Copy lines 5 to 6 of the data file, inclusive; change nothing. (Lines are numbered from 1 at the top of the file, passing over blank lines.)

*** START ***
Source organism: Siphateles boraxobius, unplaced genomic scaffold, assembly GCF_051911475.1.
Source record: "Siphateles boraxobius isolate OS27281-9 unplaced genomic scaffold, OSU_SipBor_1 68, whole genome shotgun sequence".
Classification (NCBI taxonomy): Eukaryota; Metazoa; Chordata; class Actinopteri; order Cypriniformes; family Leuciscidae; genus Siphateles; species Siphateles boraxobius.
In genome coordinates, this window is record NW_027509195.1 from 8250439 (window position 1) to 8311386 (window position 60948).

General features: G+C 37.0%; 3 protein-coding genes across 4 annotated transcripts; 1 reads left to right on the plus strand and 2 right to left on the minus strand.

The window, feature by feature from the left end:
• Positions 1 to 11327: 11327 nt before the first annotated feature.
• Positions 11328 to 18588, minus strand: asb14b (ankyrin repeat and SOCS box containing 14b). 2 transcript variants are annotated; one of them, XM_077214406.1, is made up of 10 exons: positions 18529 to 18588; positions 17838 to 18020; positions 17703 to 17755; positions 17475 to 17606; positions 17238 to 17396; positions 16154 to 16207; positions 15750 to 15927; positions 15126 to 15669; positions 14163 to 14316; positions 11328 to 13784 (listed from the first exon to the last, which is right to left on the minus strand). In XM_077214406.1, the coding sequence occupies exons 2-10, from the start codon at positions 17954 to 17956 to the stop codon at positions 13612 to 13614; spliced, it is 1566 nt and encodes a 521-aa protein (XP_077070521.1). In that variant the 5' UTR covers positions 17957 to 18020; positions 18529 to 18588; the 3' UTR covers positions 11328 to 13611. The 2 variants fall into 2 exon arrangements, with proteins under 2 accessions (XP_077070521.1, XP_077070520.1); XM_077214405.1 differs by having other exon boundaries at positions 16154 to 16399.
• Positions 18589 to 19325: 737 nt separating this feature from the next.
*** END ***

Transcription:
General features: G+C 37.0%; 3 protein-coding genes across 4 annotated transcripts; 1 reads left to right on the plus strand and 2 right to left on the minus strand.

The window, feature by feature from the left end: